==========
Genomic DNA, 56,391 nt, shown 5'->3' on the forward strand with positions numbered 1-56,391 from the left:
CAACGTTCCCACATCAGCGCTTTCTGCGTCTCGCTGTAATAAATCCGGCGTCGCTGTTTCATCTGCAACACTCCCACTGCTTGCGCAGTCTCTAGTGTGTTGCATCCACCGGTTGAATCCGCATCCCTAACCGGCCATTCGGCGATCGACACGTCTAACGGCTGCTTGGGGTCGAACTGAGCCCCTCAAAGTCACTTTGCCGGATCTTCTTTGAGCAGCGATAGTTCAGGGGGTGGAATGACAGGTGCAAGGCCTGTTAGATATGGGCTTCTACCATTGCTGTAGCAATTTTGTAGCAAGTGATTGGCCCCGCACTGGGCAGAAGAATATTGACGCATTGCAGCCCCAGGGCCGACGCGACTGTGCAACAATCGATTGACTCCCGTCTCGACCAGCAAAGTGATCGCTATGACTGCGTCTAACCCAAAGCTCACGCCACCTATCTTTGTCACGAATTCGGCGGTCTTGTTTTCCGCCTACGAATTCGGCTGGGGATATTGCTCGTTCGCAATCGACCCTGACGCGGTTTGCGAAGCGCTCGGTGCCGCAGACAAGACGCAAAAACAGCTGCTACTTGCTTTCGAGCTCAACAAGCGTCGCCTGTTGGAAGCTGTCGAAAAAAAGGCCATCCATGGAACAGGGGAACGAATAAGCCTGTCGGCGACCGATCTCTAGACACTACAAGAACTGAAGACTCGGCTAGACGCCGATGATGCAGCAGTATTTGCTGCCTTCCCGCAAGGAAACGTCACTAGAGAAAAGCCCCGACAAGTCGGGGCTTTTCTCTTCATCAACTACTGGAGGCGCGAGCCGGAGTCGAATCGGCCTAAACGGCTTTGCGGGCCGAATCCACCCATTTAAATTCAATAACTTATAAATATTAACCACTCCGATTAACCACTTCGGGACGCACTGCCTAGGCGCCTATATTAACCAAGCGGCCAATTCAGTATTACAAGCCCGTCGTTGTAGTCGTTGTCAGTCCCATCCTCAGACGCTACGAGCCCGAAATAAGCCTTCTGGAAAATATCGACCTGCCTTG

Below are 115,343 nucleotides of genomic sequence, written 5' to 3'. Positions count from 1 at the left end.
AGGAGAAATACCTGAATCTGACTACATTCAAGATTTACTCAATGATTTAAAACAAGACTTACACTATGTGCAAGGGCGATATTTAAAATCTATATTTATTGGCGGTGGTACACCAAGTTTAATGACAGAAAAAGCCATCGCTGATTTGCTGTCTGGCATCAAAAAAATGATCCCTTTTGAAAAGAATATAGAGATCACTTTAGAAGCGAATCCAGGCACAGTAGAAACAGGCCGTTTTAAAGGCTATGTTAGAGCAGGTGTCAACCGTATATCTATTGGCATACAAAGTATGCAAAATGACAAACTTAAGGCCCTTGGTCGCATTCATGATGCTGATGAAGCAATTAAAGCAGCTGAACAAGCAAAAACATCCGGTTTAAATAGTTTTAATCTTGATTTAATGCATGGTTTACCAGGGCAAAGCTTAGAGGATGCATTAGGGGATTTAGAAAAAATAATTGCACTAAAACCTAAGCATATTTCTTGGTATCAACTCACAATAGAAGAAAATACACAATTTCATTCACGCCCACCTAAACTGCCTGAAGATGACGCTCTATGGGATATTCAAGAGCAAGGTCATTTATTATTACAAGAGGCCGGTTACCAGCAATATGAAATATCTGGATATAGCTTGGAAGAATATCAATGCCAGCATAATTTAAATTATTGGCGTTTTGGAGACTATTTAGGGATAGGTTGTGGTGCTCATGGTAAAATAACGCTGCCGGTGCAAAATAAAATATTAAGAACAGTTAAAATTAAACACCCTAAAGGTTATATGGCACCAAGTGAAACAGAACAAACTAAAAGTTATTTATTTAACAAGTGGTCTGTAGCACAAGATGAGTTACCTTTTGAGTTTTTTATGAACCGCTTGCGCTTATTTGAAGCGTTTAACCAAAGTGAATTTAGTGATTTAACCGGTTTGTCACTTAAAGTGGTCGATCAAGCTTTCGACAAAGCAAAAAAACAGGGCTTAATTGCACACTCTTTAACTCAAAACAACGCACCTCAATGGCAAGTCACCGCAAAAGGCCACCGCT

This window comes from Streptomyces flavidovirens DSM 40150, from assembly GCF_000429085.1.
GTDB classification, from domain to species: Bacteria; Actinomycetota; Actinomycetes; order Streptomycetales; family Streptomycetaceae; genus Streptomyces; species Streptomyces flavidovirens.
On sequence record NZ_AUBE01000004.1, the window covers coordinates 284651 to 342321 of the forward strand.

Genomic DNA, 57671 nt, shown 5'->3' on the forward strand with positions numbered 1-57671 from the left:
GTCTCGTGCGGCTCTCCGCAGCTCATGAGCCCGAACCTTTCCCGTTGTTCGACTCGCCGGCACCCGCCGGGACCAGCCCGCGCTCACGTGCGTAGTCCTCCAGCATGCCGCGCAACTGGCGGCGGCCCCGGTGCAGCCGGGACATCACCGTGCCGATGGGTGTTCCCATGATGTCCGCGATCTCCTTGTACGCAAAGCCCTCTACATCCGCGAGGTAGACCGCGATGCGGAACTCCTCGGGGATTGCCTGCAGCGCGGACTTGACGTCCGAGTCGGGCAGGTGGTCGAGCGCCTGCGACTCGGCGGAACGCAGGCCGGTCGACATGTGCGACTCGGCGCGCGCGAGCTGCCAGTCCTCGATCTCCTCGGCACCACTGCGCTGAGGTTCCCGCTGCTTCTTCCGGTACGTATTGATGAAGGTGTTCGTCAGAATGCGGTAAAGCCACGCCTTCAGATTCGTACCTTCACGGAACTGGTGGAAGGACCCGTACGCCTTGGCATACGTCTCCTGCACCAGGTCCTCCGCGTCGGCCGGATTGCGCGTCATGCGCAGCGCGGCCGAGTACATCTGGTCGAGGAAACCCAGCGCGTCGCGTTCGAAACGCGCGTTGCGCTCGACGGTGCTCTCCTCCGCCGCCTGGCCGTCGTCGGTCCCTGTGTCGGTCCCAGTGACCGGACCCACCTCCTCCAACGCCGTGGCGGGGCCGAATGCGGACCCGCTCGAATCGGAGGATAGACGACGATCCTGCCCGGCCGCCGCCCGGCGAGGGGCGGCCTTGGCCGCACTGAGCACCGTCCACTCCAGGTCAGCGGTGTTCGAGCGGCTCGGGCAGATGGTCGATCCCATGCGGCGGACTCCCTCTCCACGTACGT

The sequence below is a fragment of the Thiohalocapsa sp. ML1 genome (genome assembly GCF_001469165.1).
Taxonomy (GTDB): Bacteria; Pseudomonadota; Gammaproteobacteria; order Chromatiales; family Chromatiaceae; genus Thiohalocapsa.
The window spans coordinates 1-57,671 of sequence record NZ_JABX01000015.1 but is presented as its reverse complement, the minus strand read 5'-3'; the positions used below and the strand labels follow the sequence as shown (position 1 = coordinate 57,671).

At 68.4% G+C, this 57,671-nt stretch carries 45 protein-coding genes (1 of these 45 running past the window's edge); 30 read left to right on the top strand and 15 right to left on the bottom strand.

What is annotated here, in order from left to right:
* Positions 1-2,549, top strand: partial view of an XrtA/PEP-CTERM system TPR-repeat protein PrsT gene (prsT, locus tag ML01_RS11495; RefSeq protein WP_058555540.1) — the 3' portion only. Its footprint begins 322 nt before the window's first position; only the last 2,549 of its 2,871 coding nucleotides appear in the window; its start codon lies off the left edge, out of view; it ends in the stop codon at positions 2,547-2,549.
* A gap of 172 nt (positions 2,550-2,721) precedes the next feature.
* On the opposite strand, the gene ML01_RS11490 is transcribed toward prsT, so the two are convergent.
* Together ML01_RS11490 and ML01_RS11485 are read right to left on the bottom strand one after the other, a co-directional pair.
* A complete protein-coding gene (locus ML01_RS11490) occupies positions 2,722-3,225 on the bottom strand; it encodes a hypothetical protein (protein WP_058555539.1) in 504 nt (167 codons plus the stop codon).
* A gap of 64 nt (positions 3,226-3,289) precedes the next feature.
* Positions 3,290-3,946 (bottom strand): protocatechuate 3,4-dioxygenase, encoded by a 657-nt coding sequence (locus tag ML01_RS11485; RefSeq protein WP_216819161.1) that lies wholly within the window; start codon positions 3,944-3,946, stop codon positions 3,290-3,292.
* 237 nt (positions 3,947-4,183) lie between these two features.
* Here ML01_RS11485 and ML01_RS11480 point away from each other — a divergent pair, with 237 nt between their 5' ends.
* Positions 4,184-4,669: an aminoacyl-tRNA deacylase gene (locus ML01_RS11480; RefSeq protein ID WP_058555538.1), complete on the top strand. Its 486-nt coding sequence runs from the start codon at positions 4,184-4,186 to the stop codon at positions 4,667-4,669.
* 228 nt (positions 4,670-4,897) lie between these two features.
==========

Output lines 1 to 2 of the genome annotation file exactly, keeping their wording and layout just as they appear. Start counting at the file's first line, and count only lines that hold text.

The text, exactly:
Genomic DNA, 56,391 nt, shown 5'->3' on the forward strand with positions numbered 1-56,391 from the left:
CAACGTTCCCACATCAGCGCTTTCTGCGTCTCGCTGTAATAAATCCGGCGTCGCTGTTTCATCTGCAACACTCCCACTGCTTGCGCAGTCTCTAGTGTGTTGCATCCACCGGTTGAATCCGCATCCCTAACCGGCCATTCGGCGATCGACACGTCTAACGGCTGCTTGGGGTCGAACTGAGCCCCTCAAAGTCACTTTGCCGGATCTTCTTTGAGCAGCGATAGTTCAGGGGGTGGAATGACAGGTGCAAGGCCTGTTAGATATGGGCTTCTACCATTGCTGTAGCAATTTTGTAGCAAGTGATTGGCCCCGCACTGGGCAGAAGAATATTGACGCATTGCAGCCCCAGGGCCGACGCGACTGTGCAACAATCGATTGACTCCCGTCTCGACCAGCAAAGTGATCGCTATGACTGCGTCTAACCCAAAGCTCACGCCACCTATCTTTGTCACGAATTCGGCGGTCTTGTTTTCCGCCTACGAATTCGGCTGGGGATATTGCTCGTTCGCAATCGACCCTGACGCGGTTTGCGAAGCGCTCGGTGCCGCAGACAAGACGCAAAAACAGCTGCTACTTGCTTTCGAGCTCAACAAGCGTCGCCTGTTGGAAGCTGTCGAAAAAAAGGCCATCCATGGAACAGGGGAACGAATAAGCCTGTCGGCGACCGATCTCTAGACACTACAAGAACTGAAGACTCGGCTAGACGCCGATGATGCAGCAGTATTTGCTGCCTTCCCGCAAGGAAACGTCACTAGAGAAAAGCCCCGACAAGTCGGGGCTTTTCTCTTCATCAACTACTGGAGGCGCGAGCCGGAGTCGAATCGGCCTAAACGGCTTTGCGGGCCGAATCCACCCATTTAAATTCAATAACTTATAAATATTAACCACTCCGATTAACCACTTCGGGACGCACTGCCTAGGCGCCTATATTAACCAAGCGGCCAATTCAGTATTACAAGCCCGTCGTTGTAGTCGTTGTCAGTCCCATCCTCAGACGCTACGAGCCCGAAATAAGCCTTCTGGAAAATATCGACCTGCCTTG